Andy Clark's book Supersizing the Mind: Embodiment, Action, and Cognitive Extension is being published by Oxford University Press later this year. Among other things, this book fleshes out and defends the ideas put forward in our joint 1998 article "The Extended Mind". It includes a comprehensive (and I think largely compelling) set of replies to the various objections to the extended mind thesis that have been raised over the last decade, and also has a lot on applications of the extended mind idea within cognitive science.
I've written a foreword to the book, which I've just put online. The foreword will also form the basis for my talk in the Barwise Prize session at the Pacific APA meeting later this week. Of course this short piece doesn't go into remotely the depth of Andy's book, but it gives some elements of my current take on the extended mind thesis, ten years after publication of the original article. March 16, 2008 in Books Permalink Comments (4) TrackBack (0)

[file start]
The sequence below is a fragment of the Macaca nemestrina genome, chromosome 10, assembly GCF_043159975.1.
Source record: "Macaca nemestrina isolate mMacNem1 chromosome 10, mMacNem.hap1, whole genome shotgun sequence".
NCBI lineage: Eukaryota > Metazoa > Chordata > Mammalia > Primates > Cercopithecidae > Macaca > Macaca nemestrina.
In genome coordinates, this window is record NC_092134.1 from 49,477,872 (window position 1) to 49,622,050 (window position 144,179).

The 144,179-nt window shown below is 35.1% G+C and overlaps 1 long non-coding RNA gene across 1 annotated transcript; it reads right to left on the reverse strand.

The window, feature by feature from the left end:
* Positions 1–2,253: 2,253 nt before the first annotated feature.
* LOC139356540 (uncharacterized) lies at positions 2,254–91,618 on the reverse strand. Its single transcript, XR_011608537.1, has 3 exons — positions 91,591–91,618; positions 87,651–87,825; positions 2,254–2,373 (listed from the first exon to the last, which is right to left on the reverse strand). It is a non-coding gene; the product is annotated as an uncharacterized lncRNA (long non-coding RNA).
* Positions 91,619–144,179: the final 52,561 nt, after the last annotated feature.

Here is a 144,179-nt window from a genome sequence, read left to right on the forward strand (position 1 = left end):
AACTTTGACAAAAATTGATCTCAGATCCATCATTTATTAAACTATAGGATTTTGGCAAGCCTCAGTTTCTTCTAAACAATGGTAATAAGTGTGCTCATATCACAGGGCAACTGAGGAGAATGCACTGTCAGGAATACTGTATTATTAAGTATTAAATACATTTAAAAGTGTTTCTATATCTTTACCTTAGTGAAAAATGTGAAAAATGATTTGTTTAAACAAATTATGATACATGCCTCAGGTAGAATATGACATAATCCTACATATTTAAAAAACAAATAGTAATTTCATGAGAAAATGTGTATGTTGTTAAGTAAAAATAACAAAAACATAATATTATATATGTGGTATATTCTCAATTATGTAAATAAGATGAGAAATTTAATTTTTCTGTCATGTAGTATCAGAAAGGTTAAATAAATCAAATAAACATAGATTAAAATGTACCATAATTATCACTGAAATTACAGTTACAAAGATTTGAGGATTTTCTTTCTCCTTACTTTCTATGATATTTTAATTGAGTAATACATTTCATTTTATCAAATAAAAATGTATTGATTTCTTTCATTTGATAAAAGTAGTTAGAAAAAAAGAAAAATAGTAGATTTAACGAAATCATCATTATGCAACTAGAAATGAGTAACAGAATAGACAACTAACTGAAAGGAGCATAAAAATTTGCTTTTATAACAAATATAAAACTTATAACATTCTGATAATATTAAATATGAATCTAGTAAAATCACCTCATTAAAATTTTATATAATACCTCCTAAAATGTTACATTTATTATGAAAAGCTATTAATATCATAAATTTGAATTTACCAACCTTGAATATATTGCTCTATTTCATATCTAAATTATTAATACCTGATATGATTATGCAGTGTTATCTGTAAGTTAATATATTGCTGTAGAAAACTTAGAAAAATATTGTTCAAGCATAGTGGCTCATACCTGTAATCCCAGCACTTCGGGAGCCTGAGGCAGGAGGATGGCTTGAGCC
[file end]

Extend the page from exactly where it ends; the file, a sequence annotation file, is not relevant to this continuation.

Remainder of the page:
This is the thesis of the extended mind: when parts of the environment are coupled to the brain in the right way, they become parts of the mind. The thesis has a long history: I am told that there are hints of it in Dewey, Heidegger, and Wittgenstein. But no-one has done as much to give life to the idea as Andy Clark. In a series of important books and articles—Being There, Natural-Born Cyborgs, "Magic words: How language augments human computation", and many others—he has explored the many ways in which the boundaries between mind and world are far more flexible than one might have thought. This book is his major statement of the philosophical picture that undergirds the view.